In the Gujarat Assembly elections of 2017, Inexture.com’s Mahipalsinh Rana created a platform for the state’s MLAs to add and manage party workers online, calling it Politician Digital Platform (PDP). “We are now taking it to the party level,” says the Ahmedabad-based Rana, adding that there is a crying need for last-mile data updates (read real-time) in India for AI to kick in. “When voter data gets updated, we can pinpoint in which area a candidate needs to work more,” he says.
Rana’s friend Saurabh Vyas, chief mentor of the Bengaluru- based Yobny Technologies, approached the Election Commission (EC) in February to present data from the top 15 Indian cities where only 5-18 per cent of the urban population voted—much less than their respective state averages. Simply put, the idea was to get urbanites to the polling booths. “During our field research, we learnt that long queues deterred people in urban areas to vote and that’s how Queue One came along,” he says. On the Queue One app, a voter provides his voter ID number and receives a position in the queue along with map navigation to reach the booth. As a test case, the EC allowed Vyas to roll out the technology in one of the booths of the South Bengaluru constituency when it went to polls in April.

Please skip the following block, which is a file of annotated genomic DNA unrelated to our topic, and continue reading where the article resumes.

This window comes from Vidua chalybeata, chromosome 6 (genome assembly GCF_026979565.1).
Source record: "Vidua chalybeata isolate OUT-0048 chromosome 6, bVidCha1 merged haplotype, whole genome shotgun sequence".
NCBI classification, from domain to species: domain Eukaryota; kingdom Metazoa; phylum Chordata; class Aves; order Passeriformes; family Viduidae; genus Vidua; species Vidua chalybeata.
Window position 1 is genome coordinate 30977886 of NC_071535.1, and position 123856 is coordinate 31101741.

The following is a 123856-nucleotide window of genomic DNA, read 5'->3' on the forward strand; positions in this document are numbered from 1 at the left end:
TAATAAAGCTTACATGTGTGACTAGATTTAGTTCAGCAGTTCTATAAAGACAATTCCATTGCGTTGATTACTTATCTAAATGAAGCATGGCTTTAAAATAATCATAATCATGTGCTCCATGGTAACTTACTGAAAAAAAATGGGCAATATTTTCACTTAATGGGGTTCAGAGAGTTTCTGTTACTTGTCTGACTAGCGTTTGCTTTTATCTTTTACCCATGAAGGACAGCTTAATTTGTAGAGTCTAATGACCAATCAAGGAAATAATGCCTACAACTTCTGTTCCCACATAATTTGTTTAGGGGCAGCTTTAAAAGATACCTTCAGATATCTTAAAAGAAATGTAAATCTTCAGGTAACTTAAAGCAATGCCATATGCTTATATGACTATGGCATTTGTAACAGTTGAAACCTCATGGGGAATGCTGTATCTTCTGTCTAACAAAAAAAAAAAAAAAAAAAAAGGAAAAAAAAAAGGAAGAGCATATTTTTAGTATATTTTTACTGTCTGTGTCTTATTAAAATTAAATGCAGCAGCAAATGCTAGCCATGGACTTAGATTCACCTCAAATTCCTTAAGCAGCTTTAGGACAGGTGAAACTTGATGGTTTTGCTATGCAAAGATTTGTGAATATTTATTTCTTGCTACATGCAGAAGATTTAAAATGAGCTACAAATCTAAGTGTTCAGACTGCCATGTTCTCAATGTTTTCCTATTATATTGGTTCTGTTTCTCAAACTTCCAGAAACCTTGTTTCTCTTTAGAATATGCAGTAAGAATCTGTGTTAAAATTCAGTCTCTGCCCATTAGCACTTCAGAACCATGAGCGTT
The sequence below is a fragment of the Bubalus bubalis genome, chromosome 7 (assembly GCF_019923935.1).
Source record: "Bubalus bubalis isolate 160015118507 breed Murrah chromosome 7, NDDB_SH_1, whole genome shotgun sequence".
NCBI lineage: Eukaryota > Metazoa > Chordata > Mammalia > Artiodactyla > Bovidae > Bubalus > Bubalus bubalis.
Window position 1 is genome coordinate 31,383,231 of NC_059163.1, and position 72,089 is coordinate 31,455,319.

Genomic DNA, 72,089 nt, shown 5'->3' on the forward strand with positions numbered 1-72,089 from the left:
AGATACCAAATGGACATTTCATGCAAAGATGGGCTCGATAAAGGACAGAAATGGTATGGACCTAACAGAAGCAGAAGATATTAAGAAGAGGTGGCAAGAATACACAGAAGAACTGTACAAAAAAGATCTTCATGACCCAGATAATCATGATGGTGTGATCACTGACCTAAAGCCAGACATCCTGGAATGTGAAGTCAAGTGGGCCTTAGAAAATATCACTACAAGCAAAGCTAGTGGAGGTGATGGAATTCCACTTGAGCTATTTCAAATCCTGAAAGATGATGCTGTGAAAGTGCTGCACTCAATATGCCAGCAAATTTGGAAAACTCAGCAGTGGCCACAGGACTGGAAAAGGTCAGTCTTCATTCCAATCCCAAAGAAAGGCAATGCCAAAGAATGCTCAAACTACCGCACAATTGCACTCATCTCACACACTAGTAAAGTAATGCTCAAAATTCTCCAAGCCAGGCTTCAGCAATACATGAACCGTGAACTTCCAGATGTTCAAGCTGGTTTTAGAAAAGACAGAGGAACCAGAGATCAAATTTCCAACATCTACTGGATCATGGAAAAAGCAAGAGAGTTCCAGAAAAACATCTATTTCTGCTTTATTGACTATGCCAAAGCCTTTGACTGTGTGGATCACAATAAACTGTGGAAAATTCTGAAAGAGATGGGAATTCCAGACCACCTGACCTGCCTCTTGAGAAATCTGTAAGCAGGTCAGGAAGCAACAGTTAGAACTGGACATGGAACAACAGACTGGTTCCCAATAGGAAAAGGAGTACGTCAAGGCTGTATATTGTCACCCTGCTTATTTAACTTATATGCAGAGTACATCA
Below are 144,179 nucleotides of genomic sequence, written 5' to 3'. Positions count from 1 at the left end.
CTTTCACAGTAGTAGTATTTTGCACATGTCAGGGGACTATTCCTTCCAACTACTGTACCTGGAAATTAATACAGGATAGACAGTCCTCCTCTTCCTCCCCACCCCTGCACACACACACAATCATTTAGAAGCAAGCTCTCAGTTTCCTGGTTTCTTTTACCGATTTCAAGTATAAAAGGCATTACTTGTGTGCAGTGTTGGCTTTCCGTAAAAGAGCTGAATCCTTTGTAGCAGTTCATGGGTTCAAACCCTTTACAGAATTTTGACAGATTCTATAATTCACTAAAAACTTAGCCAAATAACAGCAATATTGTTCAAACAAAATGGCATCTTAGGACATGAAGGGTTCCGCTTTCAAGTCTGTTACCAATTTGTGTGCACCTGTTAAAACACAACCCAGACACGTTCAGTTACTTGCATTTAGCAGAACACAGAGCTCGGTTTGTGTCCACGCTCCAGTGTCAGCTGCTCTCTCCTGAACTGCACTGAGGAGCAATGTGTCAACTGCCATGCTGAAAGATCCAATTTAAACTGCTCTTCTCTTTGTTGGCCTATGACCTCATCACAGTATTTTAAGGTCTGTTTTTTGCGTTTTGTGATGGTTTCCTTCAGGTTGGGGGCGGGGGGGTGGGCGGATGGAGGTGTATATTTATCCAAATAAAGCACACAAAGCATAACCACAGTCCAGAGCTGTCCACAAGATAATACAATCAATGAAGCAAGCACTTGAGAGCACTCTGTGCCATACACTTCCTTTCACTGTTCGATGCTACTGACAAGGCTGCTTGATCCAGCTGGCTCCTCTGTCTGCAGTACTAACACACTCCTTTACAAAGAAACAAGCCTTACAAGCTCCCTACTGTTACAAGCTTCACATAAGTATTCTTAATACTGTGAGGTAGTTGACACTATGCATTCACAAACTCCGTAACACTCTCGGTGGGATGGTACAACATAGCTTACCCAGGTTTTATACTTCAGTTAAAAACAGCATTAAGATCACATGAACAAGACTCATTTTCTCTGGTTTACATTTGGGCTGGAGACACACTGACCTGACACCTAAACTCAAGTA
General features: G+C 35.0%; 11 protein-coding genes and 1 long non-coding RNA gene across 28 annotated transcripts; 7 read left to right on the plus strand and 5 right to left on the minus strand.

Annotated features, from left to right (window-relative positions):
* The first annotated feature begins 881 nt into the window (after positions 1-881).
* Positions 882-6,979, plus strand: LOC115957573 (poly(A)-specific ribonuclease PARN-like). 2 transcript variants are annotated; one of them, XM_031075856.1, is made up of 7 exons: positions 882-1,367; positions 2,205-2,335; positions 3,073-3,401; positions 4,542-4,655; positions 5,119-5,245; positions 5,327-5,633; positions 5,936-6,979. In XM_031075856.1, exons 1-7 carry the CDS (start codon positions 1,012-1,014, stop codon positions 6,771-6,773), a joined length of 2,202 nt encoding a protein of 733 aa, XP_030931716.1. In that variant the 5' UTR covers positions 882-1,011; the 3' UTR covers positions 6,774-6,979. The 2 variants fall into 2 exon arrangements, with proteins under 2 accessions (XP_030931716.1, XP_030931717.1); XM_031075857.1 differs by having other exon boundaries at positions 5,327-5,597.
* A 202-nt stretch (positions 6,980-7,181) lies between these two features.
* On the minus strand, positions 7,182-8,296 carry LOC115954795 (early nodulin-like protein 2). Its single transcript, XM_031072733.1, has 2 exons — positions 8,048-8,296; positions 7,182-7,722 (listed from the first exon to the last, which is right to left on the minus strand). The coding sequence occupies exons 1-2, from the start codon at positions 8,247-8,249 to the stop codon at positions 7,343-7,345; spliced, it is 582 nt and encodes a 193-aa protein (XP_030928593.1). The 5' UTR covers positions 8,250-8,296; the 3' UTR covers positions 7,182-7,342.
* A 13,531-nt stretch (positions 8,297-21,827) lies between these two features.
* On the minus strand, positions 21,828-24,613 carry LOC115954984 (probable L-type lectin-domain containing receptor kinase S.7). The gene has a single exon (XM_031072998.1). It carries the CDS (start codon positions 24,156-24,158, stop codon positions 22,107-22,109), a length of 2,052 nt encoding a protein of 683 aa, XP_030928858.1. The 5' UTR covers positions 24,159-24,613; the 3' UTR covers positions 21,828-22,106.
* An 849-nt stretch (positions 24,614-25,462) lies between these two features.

In Bengaluru again, Amit Bansal runs Nextelection.com, which amplifies digital campaigns of candidates. Bansal has also released an ‘Election Promises Tracker’ for the electorate, wherein the 100- plus promises of the BJP’s 2014 manifesto were analysed threadbare, resulting in ‘46 promises broken, 37 inadequate progress, 15 adequate progress and six fulfilled’. He is now venturing into big data for sentiment analysis, demonstrating which policies or candidates have done better, or for that matter, how candidates are perceived by voters and on what parameters. He’s also looking at blockchain technology in which everything a candidate utters goes into a digital public ledger. “And since the ledger is auditable, we will have a blueprint of the reputation of candidates,” says Bansal.